Genetic exposure definition: CYP2A6*2 and ADH1B*2
CYP2A6*2 was genotyped as TT, AA and AT (A = minor allele). Relative to carriers of the variant (AT or AA genotypes), the non-carriers (TT genotype) have decreased nicotine levels in plasma, higher tobacco smoking frequencies, higher pro-carcinogen to carcinogen activation rates, and higher risk for SCCHN (6, 13). ADH1B*2 was genotyped as GG, AA and AG (A = minor allele). Relative to carriers of the variant (AA or AG genotypes), non-carriers (GG genotype) consume alcohol at higher intensities due to lower acetaldehyde build up, and have an increased risk for SCCHN (4, 9, 10). Furthermore, the proportion of participants homozygous for the minor allele of both variants were low. Hence, we used the genetic exposures as binary. Carriers of CYP2A6*2 (AT/AA) and non-carriers (TT) were coded as 0 and 1 respectively. For ADH1B*2, carriers (AG/AA) and non-carriers (GG) were coded as 0 and 1 respectively.
Risk behaviour- mediator- definition: Tobacco smoking, alcohol consumption
CY2A6*2 and ADH1B*2 SNPs are associated with intensity of smoking and alcohol consumption respectively. Therefore, we used frequency of smoking and alcohol use as measures for these risk behaviours (6, 20). For tobacco smoking, we collected detailed information on commercial cigarettes, hand rolled cigarettes, cigars and pipes [duration (age of cessation minus age of initiation), frequency (how many per day)] during multiple stable smoking periods over an individual’s life. All tobacco types were then converted to the commercial cigarette equivalent based on nicotine content (1/9 cigar = 1/3.5 pipe=1/2 hand rolled cigarettes= 1 commercial cigarette) (21). From the total duration and frequency of commercial cigarettes used, we calculated average number of commercial cigarettes smoked per day over the lifetime. A non-linear dose-response relationship was identified between cigarettes smoked per day and SCCHN risk with risk increasing till 35 cigarettes per day and plateauing thereafter. Using a parametric outcome-based approach (22), we identified 18 cigarettes per day as the optimal cut point and used this threshold to dichotomize participants into moderate smokers (>0 to 18 cigarettes per day, coded 0) and heavy smokers (>18 cigarettes per day, coded 1).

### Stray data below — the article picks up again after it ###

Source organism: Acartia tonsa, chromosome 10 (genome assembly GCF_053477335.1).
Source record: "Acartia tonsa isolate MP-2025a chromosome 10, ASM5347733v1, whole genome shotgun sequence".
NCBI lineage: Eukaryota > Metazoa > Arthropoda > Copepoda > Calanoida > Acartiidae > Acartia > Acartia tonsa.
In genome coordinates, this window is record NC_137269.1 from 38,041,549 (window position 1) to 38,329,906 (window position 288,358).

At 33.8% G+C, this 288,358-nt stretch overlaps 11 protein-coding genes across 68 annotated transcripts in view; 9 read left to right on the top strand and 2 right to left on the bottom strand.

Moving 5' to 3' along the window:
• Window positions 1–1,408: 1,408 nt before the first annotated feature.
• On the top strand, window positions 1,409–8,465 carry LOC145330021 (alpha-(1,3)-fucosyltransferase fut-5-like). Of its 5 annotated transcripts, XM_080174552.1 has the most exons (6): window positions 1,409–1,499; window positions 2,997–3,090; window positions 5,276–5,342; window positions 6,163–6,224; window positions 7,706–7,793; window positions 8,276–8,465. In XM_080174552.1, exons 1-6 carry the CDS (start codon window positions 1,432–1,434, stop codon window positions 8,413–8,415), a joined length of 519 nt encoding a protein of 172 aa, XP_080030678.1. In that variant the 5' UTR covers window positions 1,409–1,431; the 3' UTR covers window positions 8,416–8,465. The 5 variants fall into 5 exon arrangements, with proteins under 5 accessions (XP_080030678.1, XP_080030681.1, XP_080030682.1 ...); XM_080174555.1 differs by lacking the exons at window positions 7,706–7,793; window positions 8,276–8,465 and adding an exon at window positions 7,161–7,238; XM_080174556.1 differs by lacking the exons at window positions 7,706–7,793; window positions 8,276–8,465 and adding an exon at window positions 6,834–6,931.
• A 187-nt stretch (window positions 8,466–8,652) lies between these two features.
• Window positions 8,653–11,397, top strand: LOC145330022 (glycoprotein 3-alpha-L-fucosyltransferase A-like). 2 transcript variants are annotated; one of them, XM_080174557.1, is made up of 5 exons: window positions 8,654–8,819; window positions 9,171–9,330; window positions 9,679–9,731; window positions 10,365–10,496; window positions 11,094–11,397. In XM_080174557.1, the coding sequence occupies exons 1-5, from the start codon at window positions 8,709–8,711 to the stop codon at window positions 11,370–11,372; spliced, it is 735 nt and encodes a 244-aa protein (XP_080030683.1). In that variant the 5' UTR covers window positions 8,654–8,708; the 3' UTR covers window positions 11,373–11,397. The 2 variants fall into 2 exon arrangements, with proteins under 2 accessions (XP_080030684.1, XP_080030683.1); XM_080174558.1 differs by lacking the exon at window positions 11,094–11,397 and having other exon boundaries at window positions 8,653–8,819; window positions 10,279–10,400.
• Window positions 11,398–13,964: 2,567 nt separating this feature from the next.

We collected similar information for alcohol consumption: multiple beverages [type (wine/cider, beer, hard liquor, aperitif), duration (age of cessation minus age of initiation), quantity (small glass-50ml, medium glass-100ml, big glass-250 ml, half bottle-330 ml, bottle-700-750ml), and frequency of consumption (how many per day or per week or per month)] for multiple time periods of stable consumption across life. Each beverage was converted to ethanol equivalents (10% ethanol in wine and aperitif, 5% in beer/cider, and 50% in hard liquor) (23). Similar to tobacco intensity, this information was used to calculate the average amount of ethanol (in millilitres) consumed per day over the lifetime. The risk for SCCHN increased till approximately 100ml of ethanol per day and then plateaued. An amount of 25ml of ethanol per day was identified as the optimal cut point using the parametric outcome based approach (22), and participants were then grouped into moderate drinkers (>0 to 25ml per day, coded 0) and heavy drinkers (>25ml per day, coded 1).
Mediation and 4-way-decomposition